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[Xmca-l] Re: Intrinsic motivation?



Will have to think about that one! Back to grading....

Dr. Cathrene Connery
Associate Professor of Education
Ithaca College 
Department of Education
194B Phillips Hall Annex
953 Danby Road
Ithaca, New York 14850
Cconnery@ithaca.edu

On Aug 3, 2014, at 2:28 PM, "mike cole" <lchcmike@gmail.com> wrote:

> Maybe you could call it "justified" intrinsic motivation, a form of
> motivation that is socio-culturally mediated but attributed to the
> individual's long term characterological story of an intrinsically
> motivated person?
> mike
> 
> 
> On Sun, Aug 3, 2014 at 10:52 AM, Cathrene Connery <cconnery@ithaca.edu>
> wrote:
> 
>> Hi Greg:
>> I think you are onto something here, in light  of the fact that many
>> dichotomies are false, especially when contextualized within the
>> sociocultural, historical-political complexity of human society. While
>> John-Steiner and Hersh were specifically talking about recognition and
>> motivation in this case, is also possible that the
>> scientist/artist/athelete or other thinkers-performers experience a
>> completely different and discipline-specific form of fulfillment when
>> accomplishing that which has not be achieved before and /or witnessing such
>> big "C" (vs. little "c" creative events). The sense of fulfillment, in
>> these instances, is derived from a specialized subculture that knows the
>> inherent worth of the accomplishment (such as Olympic or world-class
>> athletes). I suspect that these individuals experience a type of catharsis
>> that involves both cognitive and affective aspects as well as
>> aesthetic-functional dimensions. But, I have 60 papers to grade for summer
>> school, so it is time to get back to work.
>> Cathrene
>> 
>> Dr. Cathrene Connery
>> Associate Professor of Education
>> Ithaca College
>> Department of Education
>> 194B Phillips Hall Annex
>> 953 Danby Road
>> Ithaca, New York 14850
>> Cconnery@ithaca.edu
>> 
>> On Aug 3, 2014, at 12:25 PM, "Greg Thompson" <greg.a.thompson@gmail.com>
>> wrote:
>> 
>>> While reading David Kirshner's review of Hersh and John-Steiner's Loving
>>> and Hating Math book, I cam across the following characterization of
>>> Gregory Perelman's decision to refuse to accept the Fields Medal in light
>>> of the apparent fact that his work had been plagiarized by a Chinese
>>> scholar who had previously received the medal:
>>> 
>>> "“Everybody understood that if the proof is correct then no other
>>> recognition is needed” (p. 72), which Hersh and John-Steiner interpret as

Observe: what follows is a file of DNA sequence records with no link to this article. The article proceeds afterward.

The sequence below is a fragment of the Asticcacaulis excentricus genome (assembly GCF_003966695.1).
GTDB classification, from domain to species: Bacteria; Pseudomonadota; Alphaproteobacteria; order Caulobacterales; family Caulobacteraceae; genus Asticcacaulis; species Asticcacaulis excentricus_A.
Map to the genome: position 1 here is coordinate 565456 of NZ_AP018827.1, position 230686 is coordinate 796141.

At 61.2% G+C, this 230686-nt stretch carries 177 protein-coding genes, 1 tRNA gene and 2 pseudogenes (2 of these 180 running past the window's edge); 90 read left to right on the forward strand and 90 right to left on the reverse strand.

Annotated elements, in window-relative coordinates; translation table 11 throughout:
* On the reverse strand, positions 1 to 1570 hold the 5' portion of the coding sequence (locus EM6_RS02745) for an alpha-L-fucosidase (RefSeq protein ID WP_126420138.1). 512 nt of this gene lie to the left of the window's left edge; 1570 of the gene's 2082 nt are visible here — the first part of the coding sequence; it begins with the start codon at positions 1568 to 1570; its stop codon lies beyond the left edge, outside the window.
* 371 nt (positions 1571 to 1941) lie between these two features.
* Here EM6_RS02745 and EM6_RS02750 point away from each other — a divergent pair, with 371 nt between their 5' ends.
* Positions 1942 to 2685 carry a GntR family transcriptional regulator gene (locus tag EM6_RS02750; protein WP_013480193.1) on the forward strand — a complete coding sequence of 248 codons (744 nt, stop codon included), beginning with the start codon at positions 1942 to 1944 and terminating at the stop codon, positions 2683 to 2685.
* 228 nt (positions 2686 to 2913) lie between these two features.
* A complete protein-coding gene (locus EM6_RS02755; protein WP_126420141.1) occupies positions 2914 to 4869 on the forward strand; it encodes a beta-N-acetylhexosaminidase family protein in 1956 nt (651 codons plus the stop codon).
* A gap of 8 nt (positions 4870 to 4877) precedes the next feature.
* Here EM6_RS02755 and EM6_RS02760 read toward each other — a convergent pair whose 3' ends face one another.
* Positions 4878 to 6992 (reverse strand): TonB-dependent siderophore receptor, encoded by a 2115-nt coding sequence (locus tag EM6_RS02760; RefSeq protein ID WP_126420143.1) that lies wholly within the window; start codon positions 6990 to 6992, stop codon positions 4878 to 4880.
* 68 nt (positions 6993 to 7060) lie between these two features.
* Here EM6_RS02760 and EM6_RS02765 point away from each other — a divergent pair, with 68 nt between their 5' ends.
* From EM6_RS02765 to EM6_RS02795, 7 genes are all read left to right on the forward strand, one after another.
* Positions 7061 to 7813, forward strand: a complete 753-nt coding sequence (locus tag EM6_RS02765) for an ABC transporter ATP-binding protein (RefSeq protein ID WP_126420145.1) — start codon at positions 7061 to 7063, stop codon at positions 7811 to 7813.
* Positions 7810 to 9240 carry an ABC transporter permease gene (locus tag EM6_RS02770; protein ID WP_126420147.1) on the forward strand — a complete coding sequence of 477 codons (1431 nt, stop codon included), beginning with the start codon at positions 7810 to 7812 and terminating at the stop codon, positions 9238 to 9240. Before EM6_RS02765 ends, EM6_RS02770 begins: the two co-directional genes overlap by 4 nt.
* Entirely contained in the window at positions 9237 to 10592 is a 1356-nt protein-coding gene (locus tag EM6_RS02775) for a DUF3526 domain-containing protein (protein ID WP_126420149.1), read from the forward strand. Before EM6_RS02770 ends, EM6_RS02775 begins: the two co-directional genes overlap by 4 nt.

>>> “a beautiful example of intrinsic scientific motivation” (p. 73)."
>>> 
>>> Although this makes perfect sense to me and my understanding of
>> "intrinsic
>>> motivation" from an intuitive sense, I was nonetheless struck by the fact
>>> that in this case, it was an EXTERNAL recognition that is taken to be
>>> "intrinsic".
>>> 
>>> On the one hand, in my intuitive sense of this psychological terme d'arte
>>> (as well as my emic everyday sense of it - psychological termes d'art are
>>> part of everyday language about things like parenting and teaching!), it
>>> seems that the Hersh and John-Steiner quote IS pointing to intrinsic
>>> motivation.
>>> 
>>> But, on the other hand, it also seems that the motivation in this case is
>>> EXTRINSIC - the mathematician is seeking recognition of others (or
>> perhaps
>>> even recognition by the "field of mathematics" - which some might to
>>> imagine to be a truth-conditional field that exists outside of any
>>> community of mathematicians). Isn't this type of motivation "outside" of
>>> the individual?
>>> 
>>> Conversely, isn't it also the case that the desire for medals and awards
>>> (e.g. the Fields Medal) or even other rewards (even marshmallows!) could
>> be
>>> thought of as INTRINSIC as well? Don't these desires have to be INSIDE
>> the
>>> person in order for the person to be motivated by them?
>>> 
>>> Seems like all motivation is both extrinsic and intrinsic, no?
>>> 
>>> And I wonder if this may be connected to the quote that Mike mentioned
>> from
>>> Luria that a person cannot control their behaviors any more than a shadow
>>> can carry stones?
>>> 
>>> Both seem to point to an ideology (myth) of individualism that is
>> prevalent
>>> among psychologists?
>>> 
>>> For those interested, here is a description of intrinsic and extrinsic
>>> motivation:
>>> "Intrinsic motivation refers to behavior that is driven by internal
>>> rewards. In other words, the motivation to engage in a behavior arises
>> from
>>> within the individual because it is intrinsically rewarding. This
>> contrasts
>>> with extrinsic motivation, which involves engaging in a behavior in order
>>> to earn external rewards or avoid punishments."
>>> 
>>> -greg
>>> 
>>> 
>>> --
>>> Gregory A. Thompson, Ph.D.
>>> Assistant Professor
>>> Department of Anthropology
>>> 883 Spencer W. Kimball Tower
>>> Brigham Young University
>>> Provo, UT 84602
>>> http://byu.academia.edu/GregoryThompson
>> 
>>